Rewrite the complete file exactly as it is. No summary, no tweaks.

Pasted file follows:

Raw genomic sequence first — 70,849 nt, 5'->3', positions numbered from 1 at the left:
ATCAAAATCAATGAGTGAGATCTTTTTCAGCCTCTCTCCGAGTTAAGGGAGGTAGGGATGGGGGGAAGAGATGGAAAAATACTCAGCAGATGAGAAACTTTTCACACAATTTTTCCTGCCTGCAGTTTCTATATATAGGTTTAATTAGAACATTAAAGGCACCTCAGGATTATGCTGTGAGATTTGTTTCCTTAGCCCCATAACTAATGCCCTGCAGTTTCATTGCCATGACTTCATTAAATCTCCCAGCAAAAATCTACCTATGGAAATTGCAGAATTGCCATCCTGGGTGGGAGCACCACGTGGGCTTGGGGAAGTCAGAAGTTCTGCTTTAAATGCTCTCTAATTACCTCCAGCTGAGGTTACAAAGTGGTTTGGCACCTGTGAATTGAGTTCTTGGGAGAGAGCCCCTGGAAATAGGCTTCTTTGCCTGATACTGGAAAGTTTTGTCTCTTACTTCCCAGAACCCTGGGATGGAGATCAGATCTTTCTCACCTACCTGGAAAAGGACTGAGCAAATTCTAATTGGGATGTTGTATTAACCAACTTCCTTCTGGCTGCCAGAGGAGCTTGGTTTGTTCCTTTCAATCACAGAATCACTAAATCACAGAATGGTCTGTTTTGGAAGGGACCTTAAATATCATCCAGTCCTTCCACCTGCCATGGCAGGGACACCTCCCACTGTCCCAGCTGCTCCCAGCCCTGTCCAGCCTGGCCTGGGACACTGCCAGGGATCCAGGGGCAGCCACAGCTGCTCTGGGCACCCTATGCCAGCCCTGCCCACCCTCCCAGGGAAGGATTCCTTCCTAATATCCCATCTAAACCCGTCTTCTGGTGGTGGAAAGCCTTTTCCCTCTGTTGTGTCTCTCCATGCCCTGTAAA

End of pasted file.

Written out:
Raw genomic sequence first — 70,849 nt, 5'->3', positions numbered from 1 at the left:
ATCAAAATCAATGAGTGAGATCTTTTTCAGCCTCTCTCCGAGTTAAGGGAGGTAGGGATGGGGGGAAGAGATGGAAAAATACTCAGCAGATGAGAAACTTTTCACACAATTTTTCCTGCCTGCAGTTTCTATATATAGGTTTAATTAGAACATTAAAGGCACCTCAGGATTATGCTGTGAGATTTGTTTCCTTAGCCCCATAACTAATGCCCTGCAGTTTCATTGCCATGACTTCATTAAATCTCCCAGCAAAAATCTACCTATGGAAATTGCAGAATTGCCATCCTGGGTGGGAGCACCACGTGGGCTTGGGGAAGTCAGAAGTTCTGCTTTAAATGCTCTCTAATTACCTCCAGCTGAGGTTACAAAGTGGTTTGGCACCTGTGAATTGAGTTCTTGGGAGAGAGCCCCTGGAAATAGGCTTCTTTGCCTGATACTGGAAAGTTTTGTCTCTTACTTCCCAGAACCCTGGGATGGAGATCAGATCTTTCTCACCTACCTGGAAAAGGACTGAGCAAATTCTAATTGGGATGTTGTATTAACCAACTTCCTTCTGGCTGCCAGAGGAGCTTGGTTTGTTCCTTTCAATCACAGAATCACTAAATCACAGAATGGTCTGTTTTGGAAGGGACCTTAAATATCATCCAGTCCTTCCACCTGCCATGGCAGGGACACCTCCCACTGTCCCAGCTGCTCCCAGCCCTGTCCAGCCTGGCCTGGGACACTGCCAGGGATCCAGGGGCAGCCACAGCTGCTCTGGGCACCCTATGCCAGCCCTGCCCACCCTCCCAGGGAAGGATTCCTTCCTAATATCCCATCTAAACCCGTCTTCTGGTGGTGGAAAGCCTTTTCCCTCTGTTGTGTCTCTCCATGCCCTGTAAA